If we’re tempted to judge Charlotte harshly, Picoult suggests we look in the mirror. Charlotte is us, and Handle with Care sheds uncomfortable light on our modern expectations about parenthood: specifically, our belief that we have the right to choose which babies will be born. As Sean ruefully remarks, “People were always saying they’d love any baby that came along, but that wasn’t necessarily true. Sometimes, it really did come down to the child in question.” Indeed, Picoult notes that some 80 percent of prenatal Down syndrome diagnoses end in abortion. We might say, as one Picoult character does, that “love’s not a because, it’s a no matter what,” but our actions suggest the contrary. Charlotte personifies this confusion perfectly. “I would never have wished for an able-bodied child,” she declares, “because that child would have been someone who wasn’t you.” But moments later, she is wondering if you can “miss someone you never knew.”
How far will we go in our quest for the perfect child? Sean worries about the logic of Charlotte’s suit, what he calls its “greased slope.” “If an OB decides a kid with brittle bones shouldn’t be born, what’s next?” asks a disability-rights activist at the trial. “A prenatal test for low IQ, so you can scrap the fetus that won’t grow up and get up into Harvard?” Such a fear is not merely speculative. Amelia, Charlotte’s preteen daughter, is troubled by the way the lawsuit reduces Willow to a single trait: her impairment. Does her mother look at her and only see her flaws as well? “Was it any wonder that I found myself staring in the mirror at my disgusting face and even more disgusting body?” Amelia thinks. “My mother was going to sue a lawyer over a kid who turned out less than perfect.”
My Sister’s Keeper also focuses on a family disrupted by disease. Brian and Sara Fitzgerald are the parents of Jesse, four, and Kate, two, when Kate is diagnosed with acute promyelocytic leukemia — a rare form of cancer that resists chemotherapy and requires constantly changing treatment regimens. Without a genetically matched donor, Kate will soon die. So the Fitzgeralds — with the help of modern reproductive technology — conceive a “savior sibling” for Kate: their daughter Anna.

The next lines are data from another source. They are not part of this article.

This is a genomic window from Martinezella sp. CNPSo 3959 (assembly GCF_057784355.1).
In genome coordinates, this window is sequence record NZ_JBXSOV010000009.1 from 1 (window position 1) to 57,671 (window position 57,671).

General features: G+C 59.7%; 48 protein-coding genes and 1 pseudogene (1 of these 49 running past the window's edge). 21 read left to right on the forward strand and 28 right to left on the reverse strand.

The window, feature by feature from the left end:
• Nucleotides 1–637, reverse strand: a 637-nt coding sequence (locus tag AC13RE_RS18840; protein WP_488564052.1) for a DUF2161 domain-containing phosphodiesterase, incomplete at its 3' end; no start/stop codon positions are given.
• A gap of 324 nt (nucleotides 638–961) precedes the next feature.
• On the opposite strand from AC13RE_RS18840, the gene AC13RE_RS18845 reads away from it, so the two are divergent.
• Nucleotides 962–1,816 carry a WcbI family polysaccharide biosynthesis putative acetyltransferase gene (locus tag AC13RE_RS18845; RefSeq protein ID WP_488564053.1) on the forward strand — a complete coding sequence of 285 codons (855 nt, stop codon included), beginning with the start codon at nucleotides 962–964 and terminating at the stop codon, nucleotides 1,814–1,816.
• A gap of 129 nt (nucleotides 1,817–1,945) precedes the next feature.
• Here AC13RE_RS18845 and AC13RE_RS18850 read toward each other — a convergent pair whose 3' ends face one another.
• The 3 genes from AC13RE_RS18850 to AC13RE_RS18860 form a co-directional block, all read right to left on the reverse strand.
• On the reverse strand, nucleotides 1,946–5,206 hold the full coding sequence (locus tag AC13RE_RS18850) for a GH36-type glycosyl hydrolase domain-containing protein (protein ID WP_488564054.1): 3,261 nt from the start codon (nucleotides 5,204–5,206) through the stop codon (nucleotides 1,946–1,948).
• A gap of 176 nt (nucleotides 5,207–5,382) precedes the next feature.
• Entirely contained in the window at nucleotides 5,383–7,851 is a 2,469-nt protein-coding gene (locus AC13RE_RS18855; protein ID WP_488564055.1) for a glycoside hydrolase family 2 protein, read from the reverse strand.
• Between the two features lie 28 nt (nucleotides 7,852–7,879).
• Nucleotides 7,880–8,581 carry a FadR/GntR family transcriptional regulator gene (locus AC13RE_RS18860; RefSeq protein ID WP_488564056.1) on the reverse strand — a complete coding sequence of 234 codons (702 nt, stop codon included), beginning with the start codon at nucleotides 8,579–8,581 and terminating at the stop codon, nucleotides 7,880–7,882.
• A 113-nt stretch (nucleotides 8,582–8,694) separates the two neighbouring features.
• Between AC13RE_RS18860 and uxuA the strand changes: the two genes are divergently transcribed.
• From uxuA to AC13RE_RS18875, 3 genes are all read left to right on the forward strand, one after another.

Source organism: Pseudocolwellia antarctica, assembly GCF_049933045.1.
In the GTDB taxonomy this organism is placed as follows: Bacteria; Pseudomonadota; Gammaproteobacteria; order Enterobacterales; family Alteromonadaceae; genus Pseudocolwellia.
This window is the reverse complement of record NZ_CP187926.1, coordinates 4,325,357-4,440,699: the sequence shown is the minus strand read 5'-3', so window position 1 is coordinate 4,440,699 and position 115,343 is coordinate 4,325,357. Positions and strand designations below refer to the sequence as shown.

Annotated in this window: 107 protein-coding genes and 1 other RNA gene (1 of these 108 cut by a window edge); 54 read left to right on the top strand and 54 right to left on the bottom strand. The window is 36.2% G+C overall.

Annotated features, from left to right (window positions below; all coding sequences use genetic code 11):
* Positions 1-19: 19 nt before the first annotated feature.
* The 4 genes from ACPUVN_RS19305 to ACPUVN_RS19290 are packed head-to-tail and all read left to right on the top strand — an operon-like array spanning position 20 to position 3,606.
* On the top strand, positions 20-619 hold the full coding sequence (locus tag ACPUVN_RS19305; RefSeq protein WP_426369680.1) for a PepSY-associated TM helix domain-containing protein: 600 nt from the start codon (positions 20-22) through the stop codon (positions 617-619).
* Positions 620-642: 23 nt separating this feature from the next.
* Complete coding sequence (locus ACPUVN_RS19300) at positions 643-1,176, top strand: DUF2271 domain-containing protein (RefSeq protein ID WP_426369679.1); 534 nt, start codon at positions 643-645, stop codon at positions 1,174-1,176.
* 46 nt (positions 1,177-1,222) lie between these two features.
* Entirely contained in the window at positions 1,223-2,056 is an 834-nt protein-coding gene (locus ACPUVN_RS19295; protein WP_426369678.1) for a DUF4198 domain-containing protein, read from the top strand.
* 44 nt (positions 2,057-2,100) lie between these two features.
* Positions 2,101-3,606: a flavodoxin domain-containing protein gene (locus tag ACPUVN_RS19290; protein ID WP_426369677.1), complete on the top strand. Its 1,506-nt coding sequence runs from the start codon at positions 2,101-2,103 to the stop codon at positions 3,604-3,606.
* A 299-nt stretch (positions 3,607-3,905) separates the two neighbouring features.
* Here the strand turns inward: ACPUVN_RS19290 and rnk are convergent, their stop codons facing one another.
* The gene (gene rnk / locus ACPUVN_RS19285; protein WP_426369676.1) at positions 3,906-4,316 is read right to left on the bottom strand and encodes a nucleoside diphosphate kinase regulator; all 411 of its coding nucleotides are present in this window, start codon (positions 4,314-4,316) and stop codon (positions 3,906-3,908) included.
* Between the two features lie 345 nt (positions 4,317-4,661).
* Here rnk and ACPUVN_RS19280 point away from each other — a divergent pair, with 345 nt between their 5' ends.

From the moment of her birth, Anna’s life is inextricably linked to Kate and her illness. “I’m not sick, but I might as well be,” Anna thinks. Every time Kate is admitted to the hospital, Anna ends up there as well, and she grows up thinking of herself as a mere source of spare parts for her sister: cord blood, stem cells, and bone marrow. When Kate’s kidneys fail, Anna, now 13, is drafted once more as Kate’s donor. But this time, Anna hires an attorney and sues her parents for the right to make her own medical decisions.
(Warning: There are spoilers galore in the rest of this section.) Picoult expertly untangles the various conflicts of interest — ethical, legal, and medical — involved in Anna’s case. Brian, a firefighter, knows that “the safety of the rescuer is of a higher priority than the safety of the victim,” but Anna’s well-being is never considered — not by her parents, not by the doctors who treat her, not even by the hospital bioethics committee that considers her sister’s case. Kate’s doctors are divided on whether to go ahead with the donation — Kate is so weakened by the cancer that the operation may only prolong her suffering — but no one discusses the impact it would have on the donor, Anna. She is not “the patient,” as Kate’s doctor explains at the trial. If the doctors have forgotten Anna, her parents are no better. As Julia, Anna’s court-appointed guardian ad litem and the novel’s moral center, thinks: “Traditionally, parents make decisions for a child, because presumably they are looking out for his or her best interests. But if they are blinded, instead, by the best interests of another one of their children, the system breaks down. And somewhere, underneath all the rubble, are casualties like Anna.”